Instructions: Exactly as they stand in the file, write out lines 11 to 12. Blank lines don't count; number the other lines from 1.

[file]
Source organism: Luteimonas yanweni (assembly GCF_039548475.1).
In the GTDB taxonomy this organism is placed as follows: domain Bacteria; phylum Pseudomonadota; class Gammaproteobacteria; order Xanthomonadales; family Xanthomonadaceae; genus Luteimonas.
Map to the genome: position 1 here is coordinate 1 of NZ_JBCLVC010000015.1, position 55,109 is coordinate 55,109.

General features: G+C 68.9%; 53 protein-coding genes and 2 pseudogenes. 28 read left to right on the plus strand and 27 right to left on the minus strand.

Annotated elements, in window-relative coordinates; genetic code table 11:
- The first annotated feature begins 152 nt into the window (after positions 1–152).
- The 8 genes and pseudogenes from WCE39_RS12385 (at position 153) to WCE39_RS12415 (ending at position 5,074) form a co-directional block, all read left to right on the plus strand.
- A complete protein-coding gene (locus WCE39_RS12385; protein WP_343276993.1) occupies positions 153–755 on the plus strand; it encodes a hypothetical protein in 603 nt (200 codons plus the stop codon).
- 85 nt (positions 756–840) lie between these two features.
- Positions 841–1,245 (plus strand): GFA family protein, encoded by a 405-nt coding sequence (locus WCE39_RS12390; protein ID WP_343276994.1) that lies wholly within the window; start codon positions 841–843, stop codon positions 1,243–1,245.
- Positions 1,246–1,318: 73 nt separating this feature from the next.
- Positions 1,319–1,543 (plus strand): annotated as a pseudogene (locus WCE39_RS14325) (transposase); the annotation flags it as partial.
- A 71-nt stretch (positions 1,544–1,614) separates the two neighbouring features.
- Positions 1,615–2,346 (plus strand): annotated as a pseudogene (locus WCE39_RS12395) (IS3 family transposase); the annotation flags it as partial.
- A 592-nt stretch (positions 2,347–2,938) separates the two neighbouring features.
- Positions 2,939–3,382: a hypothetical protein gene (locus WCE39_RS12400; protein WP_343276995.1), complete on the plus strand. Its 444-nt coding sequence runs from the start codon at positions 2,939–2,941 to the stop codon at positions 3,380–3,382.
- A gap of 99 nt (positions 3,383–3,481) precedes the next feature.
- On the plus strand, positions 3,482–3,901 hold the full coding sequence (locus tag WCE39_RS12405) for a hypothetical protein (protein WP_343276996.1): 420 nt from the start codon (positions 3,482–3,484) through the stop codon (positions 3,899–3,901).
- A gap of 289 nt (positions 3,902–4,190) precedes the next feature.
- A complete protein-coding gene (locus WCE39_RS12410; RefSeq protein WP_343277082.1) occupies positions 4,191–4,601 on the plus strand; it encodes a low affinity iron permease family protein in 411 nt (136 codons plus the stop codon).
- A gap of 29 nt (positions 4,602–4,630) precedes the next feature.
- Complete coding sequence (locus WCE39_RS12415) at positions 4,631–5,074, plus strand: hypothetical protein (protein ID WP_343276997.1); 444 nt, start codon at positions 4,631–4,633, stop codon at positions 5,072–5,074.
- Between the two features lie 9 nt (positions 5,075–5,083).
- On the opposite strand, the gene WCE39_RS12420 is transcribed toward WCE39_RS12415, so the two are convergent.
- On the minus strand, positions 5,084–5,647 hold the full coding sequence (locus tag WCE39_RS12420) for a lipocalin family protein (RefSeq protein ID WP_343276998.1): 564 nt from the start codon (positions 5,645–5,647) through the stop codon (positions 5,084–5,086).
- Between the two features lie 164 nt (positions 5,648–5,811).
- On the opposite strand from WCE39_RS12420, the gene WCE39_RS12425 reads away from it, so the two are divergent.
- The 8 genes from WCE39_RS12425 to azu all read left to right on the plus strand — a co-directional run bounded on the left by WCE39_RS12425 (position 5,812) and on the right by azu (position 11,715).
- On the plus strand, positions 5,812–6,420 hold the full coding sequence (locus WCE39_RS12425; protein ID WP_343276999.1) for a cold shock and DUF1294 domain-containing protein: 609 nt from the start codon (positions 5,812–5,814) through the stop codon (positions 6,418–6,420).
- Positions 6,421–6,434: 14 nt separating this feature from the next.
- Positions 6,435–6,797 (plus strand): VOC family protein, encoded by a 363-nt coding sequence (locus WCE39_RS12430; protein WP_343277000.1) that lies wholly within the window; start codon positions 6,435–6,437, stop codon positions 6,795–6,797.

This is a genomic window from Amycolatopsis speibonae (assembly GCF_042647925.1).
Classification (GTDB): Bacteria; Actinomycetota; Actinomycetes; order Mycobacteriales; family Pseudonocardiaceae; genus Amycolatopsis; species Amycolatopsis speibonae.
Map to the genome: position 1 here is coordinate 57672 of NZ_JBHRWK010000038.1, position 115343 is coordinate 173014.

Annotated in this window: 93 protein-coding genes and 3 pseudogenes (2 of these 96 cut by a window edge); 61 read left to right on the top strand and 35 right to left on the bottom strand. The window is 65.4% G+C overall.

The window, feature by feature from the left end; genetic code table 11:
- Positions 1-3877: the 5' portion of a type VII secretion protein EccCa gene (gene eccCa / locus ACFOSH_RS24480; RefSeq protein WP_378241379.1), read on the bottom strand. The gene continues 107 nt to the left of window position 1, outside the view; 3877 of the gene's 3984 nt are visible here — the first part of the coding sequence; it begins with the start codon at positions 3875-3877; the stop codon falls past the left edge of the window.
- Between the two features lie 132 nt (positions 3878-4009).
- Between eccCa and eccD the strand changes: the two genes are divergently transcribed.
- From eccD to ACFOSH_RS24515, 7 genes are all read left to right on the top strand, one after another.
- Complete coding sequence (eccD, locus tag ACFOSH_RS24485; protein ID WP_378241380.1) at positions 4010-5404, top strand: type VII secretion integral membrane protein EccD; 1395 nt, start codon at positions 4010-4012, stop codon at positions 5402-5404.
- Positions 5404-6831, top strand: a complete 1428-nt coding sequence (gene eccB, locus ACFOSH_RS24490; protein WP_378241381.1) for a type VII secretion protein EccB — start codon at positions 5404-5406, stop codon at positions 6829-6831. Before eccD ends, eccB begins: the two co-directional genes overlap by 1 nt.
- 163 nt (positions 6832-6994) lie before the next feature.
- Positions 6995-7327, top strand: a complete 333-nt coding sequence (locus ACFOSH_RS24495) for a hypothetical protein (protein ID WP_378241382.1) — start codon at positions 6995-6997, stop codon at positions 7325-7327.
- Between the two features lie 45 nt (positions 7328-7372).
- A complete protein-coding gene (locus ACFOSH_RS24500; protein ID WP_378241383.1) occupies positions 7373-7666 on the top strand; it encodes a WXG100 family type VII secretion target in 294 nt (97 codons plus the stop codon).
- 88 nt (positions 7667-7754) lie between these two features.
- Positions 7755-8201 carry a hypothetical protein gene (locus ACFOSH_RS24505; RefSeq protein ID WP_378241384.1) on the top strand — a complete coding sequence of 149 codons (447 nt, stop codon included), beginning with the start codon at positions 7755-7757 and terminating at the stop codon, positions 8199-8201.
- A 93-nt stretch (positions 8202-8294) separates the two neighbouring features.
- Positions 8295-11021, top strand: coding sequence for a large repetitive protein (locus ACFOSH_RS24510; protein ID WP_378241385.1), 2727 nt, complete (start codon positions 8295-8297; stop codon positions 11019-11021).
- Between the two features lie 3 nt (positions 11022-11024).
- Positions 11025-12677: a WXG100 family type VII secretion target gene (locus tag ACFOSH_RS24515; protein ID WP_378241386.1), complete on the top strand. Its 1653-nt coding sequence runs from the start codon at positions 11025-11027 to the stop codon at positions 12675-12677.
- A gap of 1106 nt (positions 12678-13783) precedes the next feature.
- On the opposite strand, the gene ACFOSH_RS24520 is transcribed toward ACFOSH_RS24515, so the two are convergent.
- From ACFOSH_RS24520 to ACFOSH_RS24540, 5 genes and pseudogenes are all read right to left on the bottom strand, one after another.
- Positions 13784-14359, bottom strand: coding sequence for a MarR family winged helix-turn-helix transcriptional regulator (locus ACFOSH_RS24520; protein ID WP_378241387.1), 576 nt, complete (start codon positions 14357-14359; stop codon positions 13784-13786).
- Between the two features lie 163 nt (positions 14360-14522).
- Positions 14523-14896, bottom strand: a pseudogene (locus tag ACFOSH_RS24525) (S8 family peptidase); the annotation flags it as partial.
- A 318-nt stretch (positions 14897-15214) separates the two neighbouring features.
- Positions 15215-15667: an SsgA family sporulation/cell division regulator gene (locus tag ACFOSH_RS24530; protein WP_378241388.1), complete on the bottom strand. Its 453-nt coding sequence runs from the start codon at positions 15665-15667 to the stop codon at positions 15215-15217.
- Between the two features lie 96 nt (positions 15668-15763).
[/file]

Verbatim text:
- Positions 1,246–1,318: 73 nt separating this feature from the next.
- Positions 1,319–1,543 (plus strand): annotated as a pseudogene (locus WCE39_RS14325) (transposase); the annotation flags it as partial.